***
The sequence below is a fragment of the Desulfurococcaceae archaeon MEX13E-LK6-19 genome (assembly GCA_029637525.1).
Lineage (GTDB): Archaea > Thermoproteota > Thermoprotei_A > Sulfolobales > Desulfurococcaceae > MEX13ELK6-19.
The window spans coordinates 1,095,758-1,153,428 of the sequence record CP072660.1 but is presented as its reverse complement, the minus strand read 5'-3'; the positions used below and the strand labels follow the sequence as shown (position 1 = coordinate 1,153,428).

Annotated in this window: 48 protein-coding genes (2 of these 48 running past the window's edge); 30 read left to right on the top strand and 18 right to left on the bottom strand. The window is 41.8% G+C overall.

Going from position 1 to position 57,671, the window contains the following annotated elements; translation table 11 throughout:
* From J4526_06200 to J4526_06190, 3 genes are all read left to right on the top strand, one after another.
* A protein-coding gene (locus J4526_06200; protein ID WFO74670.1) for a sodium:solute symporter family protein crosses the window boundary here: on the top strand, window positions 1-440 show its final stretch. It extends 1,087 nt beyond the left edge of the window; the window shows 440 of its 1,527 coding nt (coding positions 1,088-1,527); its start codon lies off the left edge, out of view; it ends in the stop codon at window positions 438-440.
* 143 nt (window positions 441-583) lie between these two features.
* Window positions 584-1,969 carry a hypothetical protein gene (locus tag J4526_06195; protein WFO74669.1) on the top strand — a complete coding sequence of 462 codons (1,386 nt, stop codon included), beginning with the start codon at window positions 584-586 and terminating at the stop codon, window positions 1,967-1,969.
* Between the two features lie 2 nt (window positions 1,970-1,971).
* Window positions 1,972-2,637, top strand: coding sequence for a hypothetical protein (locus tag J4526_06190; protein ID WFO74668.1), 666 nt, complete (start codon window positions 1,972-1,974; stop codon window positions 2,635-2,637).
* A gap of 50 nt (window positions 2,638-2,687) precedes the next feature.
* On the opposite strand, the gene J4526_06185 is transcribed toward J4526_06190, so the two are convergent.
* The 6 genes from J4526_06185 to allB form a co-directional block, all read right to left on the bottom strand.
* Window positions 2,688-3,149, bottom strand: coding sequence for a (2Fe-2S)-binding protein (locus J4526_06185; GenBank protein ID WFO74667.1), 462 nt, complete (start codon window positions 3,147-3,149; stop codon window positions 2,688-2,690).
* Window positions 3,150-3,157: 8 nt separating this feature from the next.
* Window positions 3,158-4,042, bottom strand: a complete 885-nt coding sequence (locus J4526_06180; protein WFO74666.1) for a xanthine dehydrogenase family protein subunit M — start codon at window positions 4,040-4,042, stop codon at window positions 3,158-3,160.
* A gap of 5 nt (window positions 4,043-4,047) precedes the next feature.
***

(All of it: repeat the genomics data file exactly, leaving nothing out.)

The sequence below is a fragment of the Desulfurococcaceae archaeon MEX13E-LK6-19 genome (assembly GCA_029637525.1).
Lineage (GTDB): Archaea > Thermoproteota > Thermoprotei_A > Sulfolobales > Desulfurococcaceae > MEX13ELK6-19.
The window spans coordinates 1,095,758-1,153,428 of the sequence record CP072660.1 but is presented as its reverse complement, the minus strand read 5'-3'; the positions used below and the strand labels follow the sequence as shown (position 1 = coordinate 1,153,428).

Annotated in this window: 48 protein-coding genes (2 of these 48 running past the window's edge); 30 read left to right on the top strand and 18 right to left on the bottom strand. The window is 41.8% G+C overall.

Going from position 1 to position 57,671, the window contains the following annotated elements; translation table 11 throughout:
* From J4526_06200 to J4526_06190, 3 genes are all read left to right on the top strand, one after another.
* A protein-coding gene (locus J4526_06200; protein ID WFO74670.1) for a sodium:solute symporter family protein crosses the window boundary here: on the top strand, window positions 1-440 show its final stretch. It extends 1,087 nt beyond the left edge of the window; the window shows 440 of its 1,527 coding nt (coding positions 1,088-1,527); its start codon lies off the left edge, out of view; it ends in the stop codon at window positions 438-440.
* 143 nt (window positions 441-583) lie between these two features.
* Window positions 584-1,969 carry a hypothetical protein gene (locus tag J4526_06195; protein WFO74669.1) on the top strand — a complete coding sequence of 462 codons (1,386 nt, stop codon included), beginning with the start codon at window positions 584-586 and terminating at the stop codon, window positions 1,967-1,969.
* Between the two features lie 2 nt (window positions 1,970-1,971).
* Window positions 1,972-2,637, top strand: coding sequence for a hypothetical protein (locus tag J4526_06190; protein ID WFO74668.1), 666 nt, complete (start codon window positions 1,972-1,974; stop codon window positions 2,635-2,637).
* A gap of 50 nt (window positions 2,638-2,687) precedes the next feature.
* On the opposite strand, the gene J4526_06185 is transcribed toward J4526_06190, so the two are convergent.
* The 6 genes from J4526_06185 to allB form a co-directional block, all read right to left on the bottom strand.
* Window positions 2,688-3,149, bottom strand: coding sequence for a (2Fe-2S)-binding protein (locus J4526_06185; GenBank protein ID WFO74667.1), 462 nt, complete (start codon window positions 3,147-3,149; stop codon window positions 2,688-2,690).
* Window positions 3,150-3,157: 8 nt separating this feature from the next.
* Window positions 3,158-4,042, bottom strand: a complete 885-nt coding sequence (locus J4526_06180; protein WFO74666.1) for a xanthine dehydrogenase family protein subunit M — start codon at window positions 4,040-4,042, stop codon at window positions 3,158-3,160.
* A gap of 5 nt (window positions 4,043-4,047) precedes the next feature.